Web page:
City amends fireworks ordinance to make it consistent with state laws
Wed, 08/12/2020 - 3:35pm caleb
Use of fireworks in the City of Grayling without city council permission is illegal except for certain holiday times established by state regulations
Caleb Casey | Managing Editor
The City of Grayling amended its fireworks ordinance on Monday, August 10, during the city council’s regular meeting, updating the regulations so they’re consistent with state law.
Michigan changed its fireworks laws in 2018, “giving local government entities – villages, townships, and cities – the right to restrict the days and times for their residents to use consumer fireworks by enacting a local ordinance,” according to www.michigan.gov.
Before the approval of the amendment on Monday, the city’s fireworks ordinance, listed in Chapter 24, Article VI of its Municipal Code, said: “No person shall explode any fireworks or firecrackers except by written permission of the city council.”
The problem? State law “requires that fireworks must be allowed on the following days, after 11 a.m.: December 31 until 1 a.m. on January 1; the Saturday and Sunday before Memorial Day, until 11:45 p.m.; June 29 to July 4, until 11:45 p.m.; July 5, if it falls on a Friday or Saturday, until 11:45 p.m.; the Saturday and Sunday before Labor Day, until 11:45 p.m.,” according to www.michigan.gov.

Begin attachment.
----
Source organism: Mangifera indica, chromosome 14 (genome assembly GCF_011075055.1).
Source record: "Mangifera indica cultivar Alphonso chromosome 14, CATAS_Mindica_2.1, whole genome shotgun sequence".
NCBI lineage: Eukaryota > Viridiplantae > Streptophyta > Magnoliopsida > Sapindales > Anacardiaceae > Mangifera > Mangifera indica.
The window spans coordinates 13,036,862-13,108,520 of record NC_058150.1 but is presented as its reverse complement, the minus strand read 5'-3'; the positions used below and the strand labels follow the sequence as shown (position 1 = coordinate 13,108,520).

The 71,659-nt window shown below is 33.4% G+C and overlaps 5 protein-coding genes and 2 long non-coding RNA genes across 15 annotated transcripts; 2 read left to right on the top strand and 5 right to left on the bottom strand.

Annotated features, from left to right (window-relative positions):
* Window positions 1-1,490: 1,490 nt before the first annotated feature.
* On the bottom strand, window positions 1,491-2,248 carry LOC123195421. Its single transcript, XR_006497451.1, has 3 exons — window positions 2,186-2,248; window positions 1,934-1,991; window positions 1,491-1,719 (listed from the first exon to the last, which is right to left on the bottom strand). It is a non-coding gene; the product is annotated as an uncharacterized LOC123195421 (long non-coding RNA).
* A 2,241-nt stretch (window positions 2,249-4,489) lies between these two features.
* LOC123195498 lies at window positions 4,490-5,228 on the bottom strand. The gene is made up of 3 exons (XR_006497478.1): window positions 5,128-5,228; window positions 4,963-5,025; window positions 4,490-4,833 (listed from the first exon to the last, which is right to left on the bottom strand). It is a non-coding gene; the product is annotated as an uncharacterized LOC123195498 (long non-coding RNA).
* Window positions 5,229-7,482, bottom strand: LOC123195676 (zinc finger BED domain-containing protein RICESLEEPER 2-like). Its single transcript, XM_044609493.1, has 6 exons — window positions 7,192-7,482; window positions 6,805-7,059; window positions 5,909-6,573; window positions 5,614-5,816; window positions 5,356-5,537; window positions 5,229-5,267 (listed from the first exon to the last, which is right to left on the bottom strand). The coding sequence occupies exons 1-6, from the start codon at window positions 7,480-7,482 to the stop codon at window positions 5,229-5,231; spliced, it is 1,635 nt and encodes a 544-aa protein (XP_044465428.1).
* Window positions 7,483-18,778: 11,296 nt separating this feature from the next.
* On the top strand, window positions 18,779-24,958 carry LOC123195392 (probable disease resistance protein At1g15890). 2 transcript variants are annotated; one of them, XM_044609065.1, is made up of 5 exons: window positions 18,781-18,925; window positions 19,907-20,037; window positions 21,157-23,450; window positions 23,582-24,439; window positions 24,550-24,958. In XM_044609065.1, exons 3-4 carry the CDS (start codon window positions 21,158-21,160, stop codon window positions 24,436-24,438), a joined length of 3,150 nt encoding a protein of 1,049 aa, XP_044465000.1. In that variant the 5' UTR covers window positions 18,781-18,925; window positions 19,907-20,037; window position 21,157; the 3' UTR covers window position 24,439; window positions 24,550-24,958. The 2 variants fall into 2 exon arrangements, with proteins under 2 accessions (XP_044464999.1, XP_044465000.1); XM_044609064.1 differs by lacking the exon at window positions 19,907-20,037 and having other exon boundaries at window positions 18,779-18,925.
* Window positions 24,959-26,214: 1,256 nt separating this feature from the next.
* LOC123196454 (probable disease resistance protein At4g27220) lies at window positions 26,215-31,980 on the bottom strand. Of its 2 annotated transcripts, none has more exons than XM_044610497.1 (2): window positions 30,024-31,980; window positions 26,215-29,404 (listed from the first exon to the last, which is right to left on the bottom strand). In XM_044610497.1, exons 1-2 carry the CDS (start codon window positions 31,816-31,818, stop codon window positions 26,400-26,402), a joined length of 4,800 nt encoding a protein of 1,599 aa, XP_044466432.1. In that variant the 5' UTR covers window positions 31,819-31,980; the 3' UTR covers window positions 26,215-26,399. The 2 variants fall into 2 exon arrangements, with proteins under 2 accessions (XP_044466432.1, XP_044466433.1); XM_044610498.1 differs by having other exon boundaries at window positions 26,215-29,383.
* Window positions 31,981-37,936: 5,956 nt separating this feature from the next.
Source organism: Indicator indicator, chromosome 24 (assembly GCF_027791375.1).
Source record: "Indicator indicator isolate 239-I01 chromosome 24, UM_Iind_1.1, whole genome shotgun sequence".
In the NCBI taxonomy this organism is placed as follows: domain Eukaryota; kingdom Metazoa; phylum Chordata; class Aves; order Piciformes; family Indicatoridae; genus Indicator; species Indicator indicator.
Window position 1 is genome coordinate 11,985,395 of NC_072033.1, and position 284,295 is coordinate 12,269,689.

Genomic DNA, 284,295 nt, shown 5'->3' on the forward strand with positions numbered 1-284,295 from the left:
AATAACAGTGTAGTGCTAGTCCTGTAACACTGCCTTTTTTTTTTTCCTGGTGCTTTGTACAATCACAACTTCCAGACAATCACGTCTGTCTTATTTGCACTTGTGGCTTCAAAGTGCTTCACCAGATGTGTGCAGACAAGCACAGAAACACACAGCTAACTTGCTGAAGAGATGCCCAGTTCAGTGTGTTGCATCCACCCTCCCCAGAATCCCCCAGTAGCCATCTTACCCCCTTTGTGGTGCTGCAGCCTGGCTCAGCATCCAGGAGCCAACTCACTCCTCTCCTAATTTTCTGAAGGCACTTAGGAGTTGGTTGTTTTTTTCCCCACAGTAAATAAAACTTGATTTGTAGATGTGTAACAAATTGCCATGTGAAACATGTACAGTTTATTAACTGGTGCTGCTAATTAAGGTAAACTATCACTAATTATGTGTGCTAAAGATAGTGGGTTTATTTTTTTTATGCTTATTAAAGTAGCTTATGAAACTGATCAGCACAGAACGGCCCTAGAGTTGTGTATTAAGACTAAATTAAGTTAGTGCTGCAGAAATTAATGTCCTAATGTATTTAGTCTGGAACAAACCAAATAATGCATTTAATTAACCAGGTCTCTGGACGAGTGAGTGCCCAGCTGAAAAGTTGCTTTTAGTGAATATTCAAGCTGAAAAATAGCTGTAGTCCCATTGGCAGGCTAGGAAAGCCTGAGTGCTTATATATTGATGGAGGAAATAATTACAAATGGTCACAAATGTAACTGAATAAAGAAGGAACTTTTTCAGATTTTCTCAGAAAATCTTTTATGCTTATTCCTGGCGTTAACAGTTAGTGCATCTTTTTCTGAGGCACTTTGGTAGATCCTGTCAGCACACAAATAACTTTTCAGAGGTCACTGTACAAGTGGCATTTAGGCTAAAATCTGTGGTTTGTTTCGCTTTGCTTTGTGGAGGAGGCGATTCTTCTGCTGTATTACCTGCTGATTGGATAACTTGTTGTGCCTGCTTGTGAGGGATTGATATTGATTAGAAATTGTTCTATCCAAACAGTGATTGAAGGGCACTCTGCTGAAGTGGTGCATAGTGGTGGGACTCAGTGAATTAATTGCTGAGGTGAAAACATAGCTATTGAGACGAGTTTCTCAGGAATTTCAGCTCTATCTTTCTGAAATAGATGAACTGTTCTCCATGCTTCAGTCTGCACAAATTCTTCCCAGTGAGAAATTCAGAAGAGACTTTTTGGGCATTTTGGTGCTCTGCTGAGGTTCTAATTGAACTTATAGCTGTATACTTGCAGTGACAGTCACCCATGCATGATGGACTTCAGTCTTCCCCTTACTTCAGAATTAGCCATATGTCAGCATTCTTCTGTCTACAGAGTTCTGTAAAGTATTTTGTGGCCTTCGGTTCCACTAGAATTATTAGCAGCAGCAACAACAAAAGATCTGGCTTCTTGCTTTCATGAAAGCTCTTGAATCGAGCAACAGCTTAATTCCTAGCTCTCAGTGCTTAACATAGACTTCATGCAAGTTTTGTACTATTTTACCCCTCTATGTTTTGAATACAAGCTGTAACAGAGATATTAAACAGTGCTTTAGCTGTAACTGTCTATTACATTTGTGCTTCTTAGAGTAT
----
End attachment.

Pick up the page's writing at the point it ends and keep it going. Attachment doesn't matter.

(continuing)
The solution? With the amendment, the city added language that says “this Ordinance does not regulate the ignition, discharge, or use of consumer fireworks on those days and times identified in (the Michigan Fireworks Safety Act), as amended or as may be amended in the future.”
The city’s fireworks ordinance amendment also adds specific penalties for violations of the local law.
“Pursuant to (the Michigan Fireworks Safety Act), a violation of (the city’s fireworks ordinance) is a municipal civil infraction, punishable by a fine of $1,000 for each violation. $500 of the fine collected under this Ordinance shall be remitted to the City of Grayling Police Department, the local law enforcement agency responsible for enforcing this Ordinance,” according to the ordinance amendment.
The city council approved the amendment with a 5-0 vote on Monday. According to the amendment, the new ordinance will take effect 10 days from its “enactment” on Monday.
State law allows fireworks to be used on certain days and times regardless of local ordinances, but there are rules about who may legally purchase them and where they can be ignited.
“Licensed facilities will only sell fireworks to people 18 years of age or older. State law requires that consumer-grade fireworks only be ignited from personal property. It is illegal to ignite fireworks on public property (including streets and sidewalks), school property, church property, or another person’s property without their express permission. State law makes it illegal to discharge fireworks when intoxicated or under the influence of drugs,” according to www.michigan.gov.